The point is that in the rush to be more American, to assimilate that financially successful culture and make it part of local island life, it is possible to lose some of the core beliefs that make this culture unique. The ‘separate individual’ culture nurtured in the US where people often live for years in an area where they do not know or associate with their neighbors is not something this place should emulate. I am not suggesting a return to full communal life, but I am sounding a warning that taking on the mantle of change offered by those who come here from afar or from those who leave here to be educated elsewhere is not always advisable. That mantle of change can be protective, and it can also be destructive. In the midst of all the technical things that need improvement here resides the reality of a wonderful place to live. I for one am thankful to be here, power outages or not.

When I first came here many years ago I was happily surprised by the welcoming nature of the people’s who call these islands home. I still find myself enthralled by the giving and friendly nature of the Marianas population. Carolinians and Chamorros hosting Filipinos, Chinese, Korean, Japanese, Thais, and even a few US mainlanders, Russians, Bangladeshis, Europeans and others who all manage to get along pretty well here. Better than most disparate populations get along, that’s for sure. The level of mutual assistance and reciprocal aid is refreshing too.

For all our faults and petty grievances, this is still a great place to be, and a traditional party is a great way to express our joy. Now where did I put that abs toning machine?
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Post Toasties
Note to Postmaster Medina:
I read your letter in the Saipan Tribune. My latest ‘lost’ package arrived. It took a month to get here by Priority Mail, and had been smashed, dashed, crashed and hashed enroute. It had been cut open; I suppose to check on the suitability of children’s clothing and a package of yellow rice being used as fodder for terrorists. Usually when a package goes missing, that puppy is gone forever. This one at least arrived. Thanks for tracking it down...and thanks for reading Sour Grapes.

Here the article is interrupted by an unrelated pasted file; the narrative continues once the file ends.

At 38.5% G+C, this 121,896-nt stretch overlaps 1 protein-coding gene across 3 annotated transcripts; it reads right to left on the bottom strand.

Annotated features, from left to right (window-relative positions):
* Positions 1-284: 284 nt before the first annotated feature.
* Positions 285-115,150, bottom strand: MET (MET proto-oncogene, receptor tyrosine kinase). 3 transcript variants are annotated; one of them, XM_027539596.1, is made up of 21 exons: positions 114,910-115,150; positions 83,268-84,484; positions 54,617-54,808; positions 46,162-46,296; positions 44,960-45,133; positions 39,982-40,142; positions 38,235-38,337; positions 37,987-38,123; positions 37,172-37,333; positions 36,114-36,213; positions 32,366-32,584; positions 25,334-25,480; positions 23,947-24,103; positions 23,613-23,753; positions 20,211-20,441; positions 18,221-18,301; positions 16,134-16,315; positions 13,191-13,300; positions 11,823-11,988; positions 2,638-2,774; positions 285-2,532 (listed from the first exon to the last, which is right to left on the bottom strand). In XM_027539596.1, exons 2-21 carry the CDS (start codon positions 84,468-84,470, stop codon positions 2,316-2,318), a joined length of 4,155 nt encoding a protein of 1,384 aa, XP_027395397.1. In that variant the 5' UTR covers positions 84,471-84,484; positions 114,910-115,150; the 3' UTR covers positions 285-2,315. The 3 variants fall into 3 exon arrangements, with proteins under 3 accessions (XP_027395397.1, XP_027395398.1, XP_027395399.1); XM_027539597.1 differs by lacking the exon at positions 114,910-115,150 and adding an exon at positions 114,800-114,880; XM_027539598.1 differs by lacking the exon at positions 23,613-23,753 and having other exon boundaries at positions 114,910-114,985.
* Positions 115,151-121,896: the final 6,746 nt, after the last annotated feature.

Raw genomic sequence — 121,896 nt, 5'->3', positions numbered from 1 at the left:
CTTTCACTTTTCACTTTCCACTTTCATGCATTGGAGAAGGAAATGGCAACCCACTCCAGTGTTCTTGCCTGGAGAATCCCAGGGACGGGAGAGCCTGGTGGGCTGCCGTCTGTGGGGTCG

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Quote of the week:
You only have to bat a thousand on two things; flying and heart transplants. Everything else you can go 4 for five. Beano Cook (1931 - )


Anonymous said...

I disagree with your defense of traffic corner fundraising. It is unsafe; but even worse it endorses begging as a means of getting money. Others who have criticized this practice have suggested car washes or lawn care or bake sales - all of which involve exchanging labor and effort for cash. Earning your money, instead of begging for it, is a good lesson for young people. It teaches self reliance. It rewards industry and subverts indolence. These are all lessons better taught by parents, teachers and coaches. Only when they fail that responsibility should DPS intervene; and then only to protect the safety of the children and the motorist. We'll have to wait another generation for someone who is willing to protect their value development.

Boni said...

Isn't it nice to be welcomed?

Bruce A. Bateman said...

There is nothing wrong with labor exchange, nony. Just as there is nothing wrong with selling band candy or Girl Scout cookies for 4 times actual worth. As long as all parties know it is essentially donation to a cause they want to donate to and there is no forcible coercion involved (like there is in taxation for example) then let those who want to ask ask, and those who want to donate donate. I like the idea of teaching the work-for-benefit lesson, but there are other methods as well. Outright solicitation teaches responsibility, sales psychology, reliability and is no more dangerous than crossing the street. Hey, if it’s good enough for the Red Cross, or churches, it’s good enough for baseball.

Who pray tell in another generation will step forward to 'protect their value development' that is not around to do so in the current generation, nony? I would be interested to hear your answer even if you are nameless and scared.

Bruce A. Bateman said...

Yes, feels good to be matter the language, no matter the mores.

Not many places practice it as it is done here.